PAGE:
# 3. Michael L. Fontenot, Accelerated Observers in Special Relativity

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Volume 12: Pages 629-648, 1999

# Accelerated Observers in Special Relativity

Michael L. Fontenot

1755 Gillaspie, Boulder, Colorado 80305 U.S.A.

The Lorentz equations of special relativity unambiguously specify the current age of a distant object (CADO) according to an inertial observer. This paper demonstrates the following points. 1. For an accelerating observer, consistency with special relativity requires that the CADO be defined in one and only one way. 2. There exists an equation for the CADO, derivable from the Lorentz equations, which explicitly shows how sudden changes in the relative velocity of the observer affect the CADO. Sudden velocity changes can cause the CADO, expressed in years, to vary over a range numerically equal to twice the (objectmeasured) separation, expressed in lightyears, between the observer and the object. The equation is well suited for handling arbitrary acceleration profiles and piecewiseconstant accelerations. 3. The CADO thus defined behaves in a very bizarre manner for an accelerating observer. Specifically, the CADO can decrease as the age of the observer increases, even when the observer's acceleration is limited to 1g. The CADO is also, to a large extent, controllable by the observer. 4. According to an accelerating observer, for a 1g acceleration occurring when the separation is sufficiently great, the object's maximum (in magnitude) rate of aging is greater than the accelerating observer's rate of aging by a factor approximately equal to their separation, as measured in the object's frame, in lightyears. If the observer is accelerating toward the object, the object will be getting older at that rate. If the observer is accelerating away from the object, the object will be getting younger at that rate. 5. If an observer undergoes a constant acceleration forever, the object's age will approach a finite limit, according to the observer. If their initial separation has a certain critical value, the object's age will never change at all, according to the observer. 6. An inertial observer can compute the CADO from first principles, using only his own (appropriately synchronized) clocks and measuring sticks. 7. Under a specific definition of “meaningfulness” and “reality,” the bizarre behavior of the CADO, for an accelerating observer, must be regarded as being fully meaningful and real.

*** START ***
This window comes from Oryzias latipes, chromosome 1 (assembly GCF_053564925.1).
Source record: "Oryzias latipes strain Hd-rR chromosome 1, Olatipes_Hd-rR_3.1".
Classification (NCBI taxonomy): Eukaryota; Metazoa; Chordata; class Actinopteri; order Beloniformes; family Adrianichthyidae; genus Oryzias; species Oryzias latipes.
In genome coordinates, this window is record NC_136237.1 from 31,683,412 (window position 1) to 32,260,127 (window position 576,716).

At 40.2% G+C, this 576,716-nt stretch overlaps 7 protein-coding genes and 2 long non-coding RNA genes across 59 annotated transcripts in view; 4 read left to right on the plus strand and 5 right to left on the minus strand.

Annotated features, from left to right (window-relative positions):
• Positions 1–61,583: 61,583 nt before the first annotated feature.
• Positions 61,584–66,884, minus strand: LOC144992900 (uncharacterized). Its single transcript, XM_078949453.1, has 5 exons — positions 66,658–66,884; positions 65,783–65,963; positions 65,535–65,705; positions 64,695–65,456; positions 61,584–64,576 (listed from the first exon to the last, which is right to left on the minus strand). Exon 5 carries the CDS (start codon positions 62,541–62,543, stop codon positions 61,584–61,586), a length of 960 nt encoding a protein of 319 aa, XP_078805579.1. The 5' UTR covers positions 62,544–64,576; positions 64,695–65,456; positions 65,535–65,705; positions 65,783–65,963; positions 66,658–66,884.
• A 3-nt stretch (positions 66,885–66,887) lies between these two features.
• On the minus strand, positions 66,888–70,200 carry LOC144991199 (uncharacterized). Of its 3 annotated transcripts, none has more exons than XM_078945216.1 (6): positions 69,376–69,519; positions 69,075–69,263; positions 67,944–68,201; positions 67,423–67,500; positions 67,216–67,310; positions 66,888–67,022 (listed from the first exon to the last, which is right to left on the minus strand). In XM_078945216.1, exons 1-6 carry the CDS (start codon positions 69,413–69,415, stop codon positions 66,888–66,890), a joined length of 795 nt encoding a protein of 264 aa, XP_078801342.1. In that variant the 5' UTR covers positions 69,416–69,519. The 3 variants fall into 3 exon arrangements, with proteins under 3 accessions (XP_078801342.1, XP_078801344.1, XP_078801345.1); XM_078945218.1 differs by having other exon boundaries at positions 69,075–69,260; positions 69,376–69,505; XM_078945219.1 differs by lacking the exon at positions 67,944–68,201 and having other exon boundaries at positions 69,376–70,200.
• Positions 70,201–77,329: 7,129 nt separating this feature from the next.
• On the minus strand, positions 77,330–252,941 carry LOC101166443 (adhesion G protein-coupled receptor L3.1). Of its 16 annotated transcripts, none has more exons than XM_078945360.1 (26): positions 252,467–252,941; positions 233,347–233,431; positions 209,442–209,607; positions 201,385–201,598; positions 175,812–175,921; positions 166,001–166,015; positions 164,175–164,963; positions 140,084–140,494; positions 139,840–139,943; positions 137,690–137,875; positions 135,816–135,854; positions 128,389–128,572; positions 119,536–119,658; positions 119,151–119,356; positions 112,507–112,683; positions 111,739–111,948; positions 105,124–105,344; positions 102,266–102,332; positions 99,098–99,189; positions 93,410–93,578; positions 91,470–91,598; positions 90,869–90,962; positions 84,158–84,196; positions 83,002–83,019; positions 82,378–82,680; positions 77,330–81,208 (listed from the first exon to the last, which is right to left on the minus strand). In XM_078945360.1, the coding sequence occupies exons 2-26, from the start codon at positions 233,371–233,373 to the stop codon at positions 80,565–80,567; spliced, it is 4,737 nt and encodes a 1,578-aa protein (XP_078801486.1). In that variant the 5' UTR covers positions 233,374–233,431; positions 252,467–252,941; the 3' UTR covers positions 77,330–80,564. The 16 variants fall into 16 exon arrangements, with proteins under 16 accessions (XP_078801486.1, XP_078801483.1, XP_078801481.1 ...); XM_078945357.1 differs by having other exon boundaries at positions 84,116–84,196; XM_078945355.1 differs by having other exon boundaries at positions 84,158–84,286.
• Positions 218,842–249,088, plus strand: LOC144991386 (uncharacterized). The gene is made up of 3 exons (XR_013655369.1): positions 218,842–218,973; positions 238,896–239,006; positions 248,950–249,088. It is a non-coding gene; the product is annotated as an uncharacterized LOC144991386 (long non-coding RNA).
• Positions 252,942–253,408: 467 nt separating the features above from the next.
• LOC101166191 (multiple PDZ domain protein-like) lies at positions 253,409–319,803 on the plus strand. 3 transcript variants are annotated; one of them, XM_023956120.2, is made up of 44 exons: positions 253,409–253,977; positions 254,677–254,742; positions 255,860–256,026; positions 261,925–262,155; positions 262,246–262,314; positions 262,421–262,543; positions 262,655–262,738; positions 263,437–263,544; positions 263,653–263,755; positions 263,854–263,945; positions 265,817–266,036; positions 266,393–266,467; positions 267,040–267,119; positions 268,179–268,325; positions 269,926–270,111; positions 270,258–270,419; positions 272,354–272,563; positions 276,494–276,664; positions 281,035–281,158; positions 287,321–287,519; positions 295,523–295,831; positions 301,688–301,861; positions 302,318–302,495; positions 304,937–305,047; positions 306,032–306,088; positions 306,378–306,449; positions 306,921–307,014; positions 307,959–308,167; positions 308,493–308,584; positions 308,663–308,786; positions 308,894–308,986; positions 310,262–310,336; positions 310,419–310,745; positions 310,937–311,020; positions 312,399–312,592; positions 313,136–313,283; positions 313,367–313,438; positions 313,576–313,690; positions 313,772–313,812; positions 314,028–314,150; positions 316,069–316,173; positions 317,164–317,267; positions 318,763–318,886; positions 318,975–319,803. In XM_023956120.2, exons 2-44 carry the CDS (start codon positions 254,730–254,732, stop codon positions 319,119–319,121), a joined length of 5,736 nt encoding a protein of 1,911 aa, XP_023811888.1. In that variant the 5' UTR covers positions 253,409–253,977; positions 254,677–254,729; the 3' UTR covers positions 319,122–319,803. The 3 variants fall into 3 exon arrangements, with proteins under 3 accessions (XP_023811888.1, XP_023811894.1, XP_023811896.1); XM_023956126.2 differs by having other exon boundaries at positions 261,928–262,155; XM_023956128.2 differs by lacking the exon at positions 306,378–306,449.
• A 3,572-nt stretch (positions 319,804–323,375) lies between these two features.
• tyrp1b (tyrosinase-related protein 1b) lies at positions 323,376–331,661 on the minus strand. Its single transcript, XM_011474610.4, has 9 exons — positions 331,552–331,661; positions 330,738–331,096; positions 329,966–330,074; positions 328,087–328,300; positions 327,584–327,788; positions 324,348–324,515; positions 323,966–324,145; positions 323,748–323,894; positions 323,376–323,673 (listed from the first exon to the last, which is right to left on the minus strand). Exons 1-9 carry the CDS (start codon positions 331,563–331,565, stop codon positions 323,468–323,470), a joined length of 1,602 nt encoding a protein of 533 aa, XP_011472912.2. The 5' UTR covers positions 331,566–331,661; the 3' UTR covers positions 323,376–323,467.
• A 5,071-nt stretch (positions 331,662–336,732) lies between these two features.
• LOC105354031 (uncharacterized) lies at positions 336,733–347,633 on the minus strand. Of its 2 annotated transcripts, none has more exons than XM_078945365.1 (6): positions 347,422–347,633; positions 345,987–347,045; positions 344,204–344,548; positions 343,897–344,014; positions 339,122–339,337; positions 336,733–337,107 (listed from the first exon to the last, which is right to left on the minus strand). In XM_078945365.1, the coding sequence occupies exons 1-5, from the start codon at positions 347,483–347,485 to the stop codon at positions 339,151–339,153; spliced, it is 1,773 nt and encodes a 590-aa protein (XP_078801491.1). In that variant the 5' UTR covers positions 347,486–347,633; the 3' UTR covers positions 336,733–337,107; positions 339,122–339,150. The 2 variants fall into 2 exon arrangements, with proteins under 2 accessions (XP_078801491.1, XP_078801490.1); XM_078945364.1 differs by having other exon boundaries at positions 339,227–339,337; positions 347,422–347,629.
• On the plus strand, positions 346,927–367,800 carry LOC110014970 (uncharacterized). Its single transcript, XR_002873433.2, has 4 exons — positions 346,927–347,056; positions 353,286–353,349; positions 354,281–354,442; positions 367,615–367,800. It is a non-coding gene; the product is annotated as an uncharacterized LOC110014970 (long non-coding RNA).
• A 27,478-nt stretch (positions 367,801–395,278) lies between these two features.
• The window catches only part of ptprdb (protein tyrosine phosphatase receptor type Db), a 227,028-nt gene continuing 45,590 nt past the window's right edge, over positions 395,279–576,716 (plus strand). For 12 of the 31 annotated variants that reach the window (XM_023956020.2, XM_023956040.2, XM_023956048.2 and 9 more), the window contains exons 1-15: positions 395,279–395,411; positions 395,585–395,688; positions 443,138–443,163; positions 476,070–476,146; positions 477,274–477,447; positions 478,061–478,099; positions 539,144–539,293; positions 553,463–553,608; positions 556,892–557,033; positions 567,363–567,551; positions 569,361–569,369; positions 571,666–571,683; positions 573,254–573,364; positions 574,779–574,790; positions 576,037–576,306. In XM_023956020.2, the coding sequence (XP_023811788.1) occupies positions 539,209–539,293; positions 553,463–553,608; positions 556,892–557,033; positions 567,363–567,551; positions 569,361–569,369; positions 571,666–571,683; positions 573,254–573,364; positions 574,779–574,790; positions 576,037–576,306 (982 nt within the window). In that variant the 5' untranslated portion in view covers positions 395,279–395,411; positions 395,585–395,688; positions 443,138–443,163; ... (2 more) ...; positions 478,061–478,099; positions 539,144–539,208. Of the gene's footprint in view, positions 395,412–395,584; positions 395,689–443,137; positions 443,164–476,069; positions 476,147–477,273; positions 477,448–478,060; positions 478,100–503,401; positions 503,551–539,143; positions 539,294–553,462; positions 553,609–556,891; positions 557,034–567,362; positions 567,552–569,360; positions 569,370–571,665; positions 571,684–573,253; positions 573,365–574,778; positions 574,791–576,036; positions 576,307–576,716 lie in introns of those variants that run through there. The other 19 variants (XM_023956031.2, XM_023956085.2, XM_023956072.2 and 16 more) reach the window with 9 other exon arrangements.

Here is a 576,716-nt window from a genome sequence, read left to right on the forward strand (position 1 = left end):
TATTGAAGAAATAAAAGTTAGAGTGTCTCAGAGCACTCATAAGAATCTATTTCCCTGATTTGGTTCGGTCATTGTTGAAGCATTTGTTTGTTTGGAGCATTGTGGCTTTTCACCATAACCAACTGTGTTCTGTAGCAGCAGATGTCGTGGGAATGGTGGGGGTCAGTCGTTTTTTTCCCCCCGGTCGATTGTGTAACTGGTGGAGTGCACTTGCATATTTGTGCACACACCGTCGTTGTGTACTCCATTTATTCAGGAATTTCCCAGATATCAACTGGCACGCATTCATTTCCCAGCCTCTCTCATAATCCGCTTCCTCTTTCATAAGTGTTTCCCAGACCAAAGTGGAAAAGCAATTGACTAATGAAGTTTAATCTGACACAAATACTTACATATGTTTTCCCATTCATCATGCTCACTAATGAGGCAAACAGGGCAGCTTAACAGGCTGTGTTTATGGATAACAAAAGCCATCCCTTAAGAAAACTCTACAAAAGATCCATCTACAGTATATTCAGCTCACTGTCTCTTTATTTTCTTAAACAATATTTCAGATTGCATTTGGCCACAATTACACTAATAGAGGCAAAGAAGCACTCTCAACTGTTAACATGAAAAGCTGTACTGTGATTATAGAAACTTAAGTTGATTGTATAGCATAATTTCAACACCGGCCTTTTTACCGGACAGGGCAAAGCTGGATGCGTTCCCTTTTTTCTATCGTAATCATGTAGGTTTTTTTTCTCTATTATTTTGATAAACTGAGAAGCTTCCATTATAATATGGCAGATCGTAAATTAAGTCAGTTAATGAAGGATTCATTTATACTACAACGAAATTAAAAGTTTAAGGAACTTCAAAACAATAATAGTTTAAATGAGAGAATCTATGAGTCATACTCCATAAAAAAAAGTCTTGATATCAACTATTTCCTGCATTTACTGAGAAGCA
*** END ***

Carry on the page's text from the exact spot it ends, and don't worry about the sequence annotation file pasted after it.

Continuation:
Received: December 2, 1998; Published online: December 15, 2008